In those days, British television companies still showed quite a lot of speeches on their news programmes and it had been easy enough to collect examples of Mrs Thatcher using the main rhetorical techniques and video clips of her being applauded by enthusiastic supporters.
But, although Michael Foot had a reputation for being a very effective orator, it was almost impossible to find any comparable video clips of him using the same techniques, let alone receiving much in the way of applause. In fact, in some of the clips discussed in my book, he'd come across as uncharacteristically stumbling and long-winded.
A style that failed to meet the demands of the media
The problem was that Mr Foot was at his best when speaking without a script. But, early in the 1983 campaign, the media had started to complain that there was too much of a gap between the advance press releases of his speeches and what he actually said from the platform. To make life easier for reporters, he took to reading out the text of the pre-released speeches word for word - a style of delivery with which he was quite unfamiliar.
To make matters worse, Michael Foot didn't have very good eyesight - and no one in the Labour Party had thought of equipping him with a teleprompter. As a result, he spent most of his time glued to his scripts, hardly ever looking up at the audience and his delivery was much more hesitant than when he was free to speak without a text.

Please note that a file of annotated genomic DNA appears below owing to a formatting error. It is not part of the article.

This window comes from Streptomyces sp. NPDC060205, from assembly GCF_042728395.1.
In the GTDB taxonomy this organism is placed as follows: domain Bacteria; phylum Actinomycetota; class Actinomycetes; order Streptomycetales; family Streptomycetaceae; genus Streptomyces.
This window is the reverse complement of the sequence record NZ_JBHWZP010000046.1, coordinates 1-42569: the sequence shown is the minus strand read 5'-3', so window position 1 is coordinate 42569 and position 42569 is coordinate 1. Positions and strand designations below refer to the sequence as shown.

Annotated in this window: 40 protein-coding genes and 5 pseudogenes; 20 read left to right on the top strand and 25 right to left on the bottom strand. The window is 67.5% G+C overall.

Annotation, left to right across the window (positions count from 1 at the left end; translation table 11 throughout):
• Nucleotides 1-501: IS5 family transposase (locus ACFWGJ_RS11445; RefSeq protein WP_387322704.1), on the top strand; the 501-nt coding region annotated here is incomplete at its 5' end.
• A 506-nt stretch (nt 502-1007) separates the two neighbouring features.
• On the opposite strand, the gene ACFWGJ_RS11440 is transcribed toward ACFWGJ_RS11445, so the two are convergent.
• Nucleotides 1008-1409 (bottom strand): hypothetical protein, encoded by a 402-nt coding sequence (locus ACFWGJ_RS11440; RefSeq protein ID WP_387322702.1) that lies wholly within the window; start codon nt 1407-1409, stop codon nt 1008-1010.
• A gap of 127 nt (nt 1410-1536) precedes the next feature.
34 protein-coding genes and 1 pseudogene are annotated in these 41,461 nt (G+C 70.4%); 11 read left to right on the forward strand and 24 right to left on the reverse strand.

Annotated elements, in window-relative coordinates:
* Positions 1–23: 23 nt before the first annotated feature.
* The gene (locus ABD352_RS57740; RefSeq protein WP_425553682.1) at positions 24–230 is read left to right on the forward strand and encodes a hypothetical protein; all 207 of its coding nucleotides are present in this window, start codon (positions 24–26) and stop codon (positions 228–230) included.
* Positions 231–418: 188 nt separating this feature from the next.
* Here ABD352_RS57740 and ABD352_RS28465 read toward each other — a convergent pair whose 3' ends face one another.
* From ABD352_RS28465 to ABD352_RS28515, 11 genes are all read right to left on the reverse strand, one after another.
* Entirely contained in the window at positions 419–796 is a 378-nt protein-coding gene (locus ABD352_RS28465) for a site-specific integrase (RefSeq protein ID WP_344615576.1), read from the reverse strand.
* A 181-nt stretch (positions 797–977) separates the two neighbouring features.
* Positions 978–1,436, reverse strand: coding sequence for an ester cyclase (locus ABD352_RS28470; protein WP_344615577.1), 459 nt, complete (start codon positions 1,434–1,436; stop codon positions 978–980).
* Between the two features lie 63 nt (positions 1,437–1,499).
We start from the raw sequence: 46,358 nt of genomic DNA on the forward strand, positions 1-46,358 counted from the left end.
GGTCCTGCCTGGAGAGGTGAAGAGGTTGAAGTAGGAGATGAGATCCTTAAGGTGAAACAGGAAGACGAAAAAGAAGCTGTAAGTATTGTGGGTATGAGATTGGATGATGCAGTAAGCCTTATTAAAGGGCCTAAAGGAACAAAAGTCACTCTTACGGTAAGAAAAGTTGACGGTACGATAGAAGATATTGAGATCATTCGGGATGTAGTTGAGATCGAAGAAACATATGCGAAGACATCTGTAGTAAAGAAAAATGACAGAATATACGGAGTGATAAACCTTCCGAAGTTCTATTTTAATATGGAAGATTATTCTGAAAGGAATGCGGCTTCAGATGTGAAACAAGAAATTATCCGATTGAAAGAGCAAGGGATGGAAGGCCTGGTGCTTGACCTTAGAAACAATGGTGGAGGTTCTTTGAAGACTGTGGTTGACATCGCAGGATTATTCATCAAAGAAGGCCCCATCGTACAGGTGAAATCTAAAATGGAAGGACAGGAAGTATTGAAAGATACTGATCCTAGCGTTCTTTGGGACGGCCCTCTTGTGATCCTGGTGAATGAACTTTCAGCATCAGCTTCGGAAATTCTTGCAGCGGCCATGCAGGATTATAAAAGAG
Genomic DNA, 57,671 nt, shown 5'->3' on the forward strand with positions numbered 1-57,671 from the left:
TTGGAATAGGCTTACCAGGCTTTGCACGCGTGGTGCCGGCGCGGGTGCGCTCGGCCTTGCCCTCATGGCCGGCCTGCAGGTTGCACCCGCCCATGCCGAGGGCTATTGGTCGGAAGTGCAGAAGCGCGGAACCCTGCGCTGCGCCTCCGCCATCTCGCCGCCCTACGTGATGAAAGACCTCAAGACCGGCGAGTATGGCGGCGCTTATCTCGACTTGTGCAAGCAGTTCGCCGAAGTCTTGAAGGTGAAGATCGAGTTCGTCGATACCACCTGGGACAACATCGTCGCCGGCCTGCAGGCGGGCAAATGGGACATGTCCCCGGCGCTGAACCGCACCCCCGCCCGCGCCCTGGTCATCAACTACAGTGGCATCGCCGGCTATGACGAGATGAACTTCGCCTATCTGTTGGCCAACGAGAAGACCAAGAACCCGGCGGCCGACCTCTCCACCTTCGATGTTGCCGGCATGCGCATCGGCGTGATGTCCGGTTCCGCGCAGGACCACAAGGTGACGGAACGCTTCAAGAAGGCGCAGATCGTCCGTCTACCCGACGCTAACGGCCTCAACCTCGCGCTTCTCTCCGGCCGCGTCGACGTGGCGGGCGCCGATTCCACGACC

The day his advisors ignored a free tip
At some stage, his advisors must have become worried enough about how he was coming across for one of them phone me asking for help. When I asked what kind of fee they had in mind, I was told that they assumed I was a Labour supporter who would be happy to do it for nothing.
When I refused, the voice the other end of the phone pressed me further "But surely you could just give us at least one tip without us having to pay anything?"
"OK" I said "tell him to get some rimless spectacles."
The reason was that Mr Foot used to wear very thick horn-rimmed glasses, which made his eyes almost invisible to viewers (for more on which, see earlier posts on President Zuma's dark glasses and Tony Benn's hypnotic eyes), especially when he was looking down at a script.
But they knew best, and Micael Foot's stumbling campaign carried on unchanged - not that I'd be foolish enough to claim that my generous advice, however accurate it may have been, could have saved him or his party from the disastrous result that followed.